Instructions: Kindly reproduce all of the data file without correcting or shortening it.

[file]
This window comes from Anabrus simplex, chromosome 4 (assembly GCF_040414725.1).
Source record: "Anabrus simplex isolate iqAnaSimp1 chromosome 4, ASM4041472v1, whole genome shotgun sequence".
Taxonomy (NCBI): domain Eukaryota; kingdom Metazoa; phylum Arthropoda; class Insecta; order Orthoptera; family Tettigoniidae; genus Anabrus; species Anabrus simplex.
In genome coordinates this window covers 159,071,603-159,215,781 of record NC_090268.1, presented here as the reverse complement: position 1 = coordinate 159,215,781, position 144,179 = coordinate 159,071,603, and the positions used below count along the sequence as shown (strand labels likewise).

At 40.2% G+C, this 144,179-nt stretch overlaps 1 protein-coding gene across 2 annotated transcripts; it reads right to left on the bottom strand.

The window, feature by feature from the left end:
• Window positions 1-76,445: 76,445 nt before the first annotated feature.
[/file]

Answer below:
This window comes from Anabrus simplex, chromosome 4 (assembly GCF_040414725.1).
Source record: "Anabrus simplex isolate iqAnaSimp1 chromosome 4, ASM4041472v1, whole genome shotgun sequence".
Taxonomy (NCBI): domain Eukaryota; kingdom Metazoa; phylum Arthropoda; class Insecta; order Orthoptera; family Tettigoniidae; genus Anabrus; species Anabrus simplex.
In genome coordinates this window covers 159,071,603-159,215,781 of record NC_090268.1, presented here as the reverse complement: position 1 = coordinate 159,215,781, position 144,179 = coordinate 159,071,603, and the positions used below count along the sequence as shown (strand labels likewise).

At 40.2% G+C, this 144,179-nt stretch overlaps 1 protein-coding gene across 2 annotated transcripts; it reads right to left on the bottom strand.

The window, feature by feature from the left end:
• Window positions 1-76,445: 76,445 nt before the first annotated feature.